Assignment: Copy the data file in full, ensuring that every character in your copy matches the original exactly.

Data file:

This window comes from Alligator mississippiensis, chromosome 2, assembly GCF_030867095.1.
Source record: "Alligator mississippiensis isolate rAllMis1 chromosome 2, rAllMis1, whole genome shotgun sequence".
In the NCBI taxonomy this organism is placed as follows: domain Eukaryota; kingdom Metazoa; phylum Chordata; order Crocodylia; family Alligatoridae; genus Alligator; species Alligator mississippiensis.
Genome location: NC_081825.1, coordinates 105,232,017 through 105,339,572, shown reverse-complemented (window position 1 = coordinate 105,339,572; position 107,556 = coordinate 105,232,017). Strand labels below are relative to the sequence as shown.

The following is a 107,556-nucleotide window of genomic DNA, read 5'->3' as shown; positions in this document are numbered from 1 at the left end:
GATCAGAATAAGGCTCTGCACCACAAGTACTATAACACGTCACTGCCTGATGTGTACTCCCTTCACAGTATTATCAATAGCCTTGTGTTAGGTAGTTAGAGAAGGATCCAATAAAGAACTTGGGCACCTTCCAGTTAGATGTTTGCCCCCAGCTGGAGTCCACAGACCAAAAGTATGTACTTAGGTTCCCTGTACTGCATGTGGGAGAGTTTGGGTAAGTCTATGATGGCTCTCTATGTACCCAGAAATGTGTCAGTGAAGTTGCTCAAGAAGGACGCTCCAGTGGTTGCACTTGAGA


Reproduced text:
This window comes from Alligator mississippiensis, chromosome 2, assembly GCF_030867095.1.
Source record: "Alligator mississippiensis isolate rAllMis1 chromosome 2, rAllMis1, whole genome shotgun sequence".
In the NCBI taxonomy this organism is placed as follows: domain Eukaryota; kingdom Metazoa; phylum Chordata; order Crocodylia; family Alligatoridae; genus Alligator; species Alligator mississippiensis.
Genome location: NC_081825.1, coordinates 105,232,017 through 105,339,572, shown reverse-complemented (window position 1 = coordinate 105,339,572; position 107,556 = coordinate 105,232,017). Strand labels below are relative to the sequence as shown.

The following is a 107,556-nucleotide window of genomic DNA, read 5'->3' as shown; positions in this document are numbered from 1 at the left end:
GATCAGAATAAGGCTCTGCACCACAAGTACTATAACACGTCACTGCCTGATGTGTACTCCCTTCACAGTATTATCAATAGCCTTGTGTTAGGTAGTTAGAGAAGGATCCAATAAAGAACTTGGGCACCTTCCAGTTAGATGTTTGCCCCCAGCTGGAGTCCACAGACCAAAAGTATGTACTTAGGTTCCCTGTACTGCATGTGGGAGAGTTTGGGTAAGTCTATGATGGCTCTCTATGTACCCAGAAATGTGTCAGTGAAGTTGCTCAAGAAGGACGCTCCAGTGGTTGCACTTGAGA